For me, "The Winds of Death" proved to be the last well-made episode from "CENTENNIAL". Mind you, it did not strike me as perfect. I feel that the episode's running time could have stretched to at least two hours and fifteen minutes, instead of the usual 90 minutes or so. "The Winds of Death" was set during a twenty-year period from 1914 to 1934 or 1935. And there seemed to be a great deal going on in the episode's narrative for a mere 90 to 97 minutes.

I also have issue with the story's suggestion that Hans Brumbaugh's labor problems ended with the influx of Latino immigrants. What exactly was Michener trying to say? That Latinos was the only group that lacked the ambition to be something other than agricultural field workers? I also had a problem with the Lloyds' efforts to help Truinfador keep his cantina. The subplot struck me as a bit contrive and politically correct. Perhaps Jim seemed capable of tolerant understanding of Truinfador's problems, considering his past relationships with the likes of "Nacho" Gomez, Nate Pearson and especially Clemma Zendt. However, the miniseries had never hinted any signs of such ethnic tolerance from Charlotte in past episodes.

My last problem with the episode proved to be a minor quibble. I noticed that the generation that featured Philip Wendell and Beeley Garrett seemed to conceive their offspring, while in their late 30s to 40s. Why? I can understand one of them having children so late in life, but all of the characters from this particular generation? Philip Wendell's son (Morgan) will not be introduced until the next episode. But he will prove to be around the same age as Beeley's son, Paul Garrett.

Despite my problems with "The Winds of Death", I cannot deny that screenwriter Jerry Ziegman wrote a first-rate script. The episode did an excellent job in re-creating the West of the early 20th century. Not only did it explored the problems that Western farmers faced during that period, it also provided viewers with a more in-depth look into the travails of Latino farm laborers - a subject barely touched upon in American cinema or television. One of the episodes highlights proved to be the two major dust storms that plagued Centennial during the 1930s. Duke Callaghan's photography, along with Ralph Schoenfeld's editing and the Sound Department's effects did an excellent job in creating the nightmarish effects that left parts of the Great Plains covering in dust. The storms sequences left me feeling a bit spooked and sympathetic toward Alice Grebe's reaction.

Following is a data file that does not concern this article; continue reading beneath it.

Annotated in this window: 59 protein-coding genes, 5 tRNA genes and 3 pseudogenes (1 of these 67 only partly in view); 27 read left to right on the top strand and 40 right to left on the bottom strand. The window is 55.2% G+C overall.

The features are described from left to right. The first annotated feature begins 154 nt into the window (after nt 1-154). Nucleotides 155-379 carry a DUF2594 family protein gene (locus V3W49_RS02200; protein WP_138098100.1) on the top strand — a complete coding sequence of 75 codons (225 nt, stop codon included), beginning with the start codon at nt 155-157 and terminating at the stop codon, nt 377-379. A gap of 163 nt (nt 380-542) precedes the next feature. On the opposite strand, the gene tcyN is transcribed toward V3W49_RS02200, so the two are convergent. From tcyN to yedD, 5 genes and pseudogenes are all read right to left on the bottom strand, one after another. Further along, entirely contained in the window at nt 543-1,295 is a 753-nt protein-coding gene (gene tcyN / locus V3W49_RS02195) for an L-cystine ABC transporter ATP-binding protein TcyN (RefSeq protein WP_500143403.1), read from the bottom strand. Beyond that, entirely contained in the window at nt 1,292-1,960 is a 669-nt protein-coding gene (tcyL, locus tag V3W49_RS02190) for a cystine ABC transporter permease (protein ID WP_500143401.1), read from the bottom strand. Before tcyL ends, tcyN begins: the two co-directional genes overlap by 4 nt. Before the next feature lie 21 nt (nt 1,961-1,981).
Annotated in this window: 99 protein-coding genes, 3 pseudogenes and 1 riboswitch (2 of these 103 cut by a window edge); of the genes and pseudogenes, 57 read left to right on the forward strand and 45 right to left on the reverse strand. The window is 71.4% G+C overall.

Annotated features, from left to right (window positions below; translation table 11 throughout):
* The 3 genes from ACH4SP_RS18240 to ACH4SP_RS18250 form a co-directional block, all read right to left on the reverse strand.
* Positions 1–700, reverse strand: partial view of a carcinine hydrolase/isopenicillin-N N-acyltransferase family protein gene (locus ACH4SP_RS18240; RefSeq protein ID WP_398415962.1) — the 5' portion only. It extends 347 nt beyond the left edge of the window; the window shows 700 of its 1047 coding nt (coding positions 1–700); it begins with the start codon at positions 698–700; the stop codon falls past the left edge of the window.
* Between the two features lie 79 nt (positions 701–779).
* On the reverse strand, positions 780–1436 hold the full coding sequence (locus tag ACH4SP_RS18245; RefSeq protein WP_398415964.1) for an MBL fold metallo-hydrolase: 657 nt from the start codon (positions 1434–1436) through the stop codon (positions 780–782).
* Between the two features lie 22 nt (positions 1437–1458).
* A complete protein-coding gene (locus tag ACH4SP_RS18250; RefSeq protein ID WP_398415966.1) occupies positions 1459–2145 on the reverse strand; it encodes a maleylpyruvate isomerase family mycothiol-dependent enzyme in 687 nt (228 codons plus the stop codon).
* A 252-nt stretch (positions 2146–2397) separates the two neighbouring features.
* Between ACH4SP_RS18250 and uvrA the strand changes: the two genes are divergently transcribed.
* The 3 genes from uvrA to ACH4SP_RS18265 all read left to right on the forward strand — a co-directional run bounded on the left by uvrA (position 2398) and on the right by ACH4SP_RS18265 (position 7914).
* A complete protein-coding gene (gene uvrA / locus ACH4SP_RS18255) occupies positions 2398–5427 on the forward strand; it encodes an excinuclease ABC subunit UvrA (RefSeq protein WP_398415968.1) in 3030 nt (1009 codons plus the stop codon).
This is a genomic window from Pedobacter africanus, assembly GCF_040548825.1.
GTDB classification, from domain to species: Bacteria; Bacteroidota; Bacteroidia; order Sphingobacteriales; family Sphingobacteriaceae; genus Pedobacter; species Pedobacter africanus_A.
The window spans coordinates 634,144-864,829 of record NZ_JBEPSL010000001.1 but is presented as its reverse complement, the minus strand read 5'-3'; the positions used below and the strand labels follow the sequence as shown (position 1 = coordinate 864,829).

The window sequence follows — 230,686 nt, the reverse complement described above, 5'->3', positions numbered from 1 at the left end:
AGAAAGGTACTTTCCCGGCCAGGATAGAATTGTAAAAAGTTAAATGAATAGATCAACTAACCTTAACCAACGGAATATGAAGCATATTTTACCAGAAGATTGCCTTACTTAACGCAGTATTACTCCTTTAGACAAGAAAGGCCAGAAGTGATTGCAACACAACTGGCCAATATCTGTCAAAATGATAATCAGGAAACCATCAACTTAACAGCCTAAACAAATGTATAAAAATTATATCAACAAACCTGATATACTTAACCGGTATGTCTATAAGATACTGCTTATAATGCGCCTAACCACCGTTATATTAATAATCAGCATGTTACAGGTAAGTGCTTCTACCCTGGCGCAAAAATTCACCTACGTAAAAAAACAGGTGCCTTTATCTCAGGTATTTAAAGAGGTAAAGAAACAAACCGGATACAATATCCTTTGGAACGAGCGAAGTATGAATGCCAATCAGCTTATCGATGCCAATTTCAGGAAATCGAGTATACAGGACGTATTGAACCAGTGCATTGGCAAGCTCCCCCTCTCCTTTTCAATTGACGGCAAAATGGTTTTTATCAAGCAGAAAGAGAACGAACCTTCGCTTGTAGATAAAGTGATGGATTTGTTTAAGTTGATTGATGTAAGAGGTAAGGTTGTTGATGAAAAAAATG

I suspect that many viewers were disappointed to learn that the Wendells failed to suffer the consequences of their crimes. Honestly, I was not that surprised. One cannot deny that they were the kind who usually flourished in the end. After all, "Centennial" was not the first or last work of fiction that mingled reality with drama. However, the episode's pièce de résistance centered on the experiences of the Grebe family's twenty years in Centennial. It was fascinating, yet heartbreaking to watch Alice and Earl Grebe enjoy their brief success during the 1910s, before the post-World War I years slowly reduced them to a near-poverty state. And considering the tragic event that marked the end of Alice and Earl's stay in Centennial, viewing their experiences seemed like watching a train wreck in slow motion . . . or the unfolding of a Greek tragedy.

"The Winds of Death" featured some superb performances by the cast. Truinfador Marquez's efforts to save his cantina led to a conflict between him and his more conservative father, Tranquilino; which also resulted in a superbly acted scene between A Martinez and Byron Gilbert. William Atherton was brilliantly convincing as the aging Jim Lloyd. I found it difficult to remember that he was barely out of his 30s when he shot this episode. Lynn Redgrave was equally superb as the caustic Charlotte Lloyd, who seemed ruthlessly determined to get her own way, whether it meant creating a new breed of cattle for Venneford or helping Truinfador. Anthony Zerbe continued his excellent performance as the charming, yet venal Mervin Wendell. Although Lois Nettleton did not get much of a chance to shine as in this episode as the scheming Maud Wendell, the actress still managed to give a first-rate performance in her brief scenes. Morgan Paul did an excellent job in conveying the many facets of the adult Philip Wendell, who not only remained haunted by Axel Dumire's death, but also proved to be just as ruthless in business as his parents.